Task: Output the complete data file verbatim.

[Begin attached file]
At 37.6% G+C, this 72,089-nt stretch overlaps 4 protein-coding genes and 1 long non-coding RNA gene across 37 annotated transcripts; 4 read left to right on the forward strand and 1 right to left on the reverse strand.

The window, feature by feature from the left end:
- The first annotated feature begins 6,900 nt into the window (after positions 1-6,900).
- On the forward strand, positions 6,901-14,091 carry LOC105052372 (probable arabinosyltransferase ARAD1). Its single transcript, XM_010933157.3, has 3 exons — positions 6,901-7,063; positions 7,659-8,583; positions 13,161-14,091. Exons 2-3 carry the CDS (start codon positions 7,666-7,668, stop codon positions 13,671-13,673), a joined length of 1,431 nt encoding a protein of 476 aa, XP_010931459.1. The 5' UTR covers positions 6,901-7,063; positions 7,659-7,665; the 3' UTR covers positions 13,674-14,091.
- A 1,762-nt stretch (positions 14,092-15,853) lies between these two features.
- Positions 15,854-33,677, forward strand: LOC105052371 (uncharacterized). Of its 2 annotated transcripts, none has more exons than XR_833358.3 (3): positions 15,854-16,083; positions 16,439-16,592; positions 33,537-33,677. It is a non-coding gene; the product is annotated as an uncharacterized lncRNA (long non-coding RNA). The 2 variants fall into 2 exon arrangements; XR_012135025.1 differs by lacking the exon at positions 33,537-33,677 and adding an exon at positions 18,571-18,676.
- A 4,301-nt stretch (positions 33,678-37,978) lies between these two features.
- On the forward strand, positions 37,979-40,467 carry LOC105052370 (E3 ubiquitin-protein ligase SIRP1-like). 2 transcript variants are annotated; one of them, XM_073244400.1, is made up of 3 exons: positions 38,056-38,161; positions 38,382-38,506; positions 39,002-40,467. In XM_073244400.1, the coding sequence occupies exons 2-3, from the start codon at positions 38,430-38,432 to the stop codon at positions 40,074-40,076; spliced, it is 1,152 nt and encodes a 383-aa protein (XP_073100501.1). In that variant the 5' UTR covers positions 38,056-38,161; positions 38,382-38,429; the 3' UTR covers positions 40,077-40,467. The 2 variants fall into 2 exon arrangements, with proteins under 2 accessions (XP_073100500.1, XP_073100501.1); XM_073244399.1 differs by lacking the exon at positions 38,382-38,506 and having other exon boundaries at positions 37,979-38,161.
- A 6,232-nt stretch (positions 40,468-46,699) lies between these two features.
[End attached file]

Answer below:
At 37.6% G+C, this 72,089-nt stretch overlaps 4 protein-coding genes and 1 long non-coding RNA gene across 37 annotated transcripts; 4 read left to right on the forward strand and 1 right to left on the reverse strand.

The window, feature by feature from the left end:
- The first annotated feature begins 6,900 nt into the window (after positions 1-6,900).
- On the forward strand, positions 6,901-14,091 carry LOC105052372 (probable arabinosyltransferase ARAD1). Its single transcript, XM_010933157.3, has 3 exons — positions 6,901-7,063; positions 7,659-8,583; positions 13,161-14,091. Exons 2-3 carry the CDS (start codon positions 7,666-7,668, stop codon positions 13,671-13,673), a joined length of 1,431 nt encoding a protein of 476 aa, XP_010931459.1. The 5' UTR covers positions 6,901-7,063; positions 7,659-7,665; the 3' UTR covers positions 13,674-14,091.
- A 1,762-nt stretch (positions 14,092-15,853) lies between these two features.
- Positions 15,854-33,677, forward strand: LOC105052371 (uncharacterized). Of its 2 annotated transcripts, none has more exons than XR_833358.3 (3): positions 15,854-16,083; positions 16,439-16,592; positions 33,537-33,677. It is a non-coding gene; the product is annotated as an uncharacterized lncRNA (long non-coding RNA). The 2 variants fall into 2 exon arrangements; XR_012135025.1 differs by lacking the exon at positions 33,537-33,677 and adding an exon at positions 18,571-18,676.
- A 4,301-nt stretch (positions 33,678-37,978) lies between these two features.
- On the forward strand, positions 37,979-40,467 carry LOC105052370 (E3 ubiquitin-protein ligase SIRP1-like). 2 transcript variants are annotated; one of them, XM_073244400.1, is made up of 3 exons: positions 38,056-38,161; positions 38,382-38,506; positions 39,002-40,467. In XM_073244400.1, the coding sequence occupies exons 2-3, from the start codon at positions 38,430-38,432 to the stop codon at positions 40,074-40,076; spliced, it is 1,152 nt and encodes a 383-aa protein (XP_073100501.1). In that variant the 5' UTR covers positions 38,056-38,161; positions 38,382-38,429; the 3' UTR covers positions 40,077-40,467. The 2 variants fall into 2 exon arrangements, with proteins under 2 accessions (XP_073100500.1, XP_073100501.1); XM_073244399.1 differs by lacking the exon at positions 38,382-38,506 and having other exon boundaries at positions 37,979-38,161.
- A 6,232-nt stretch (positions 40,468-46,699) lies between these two features.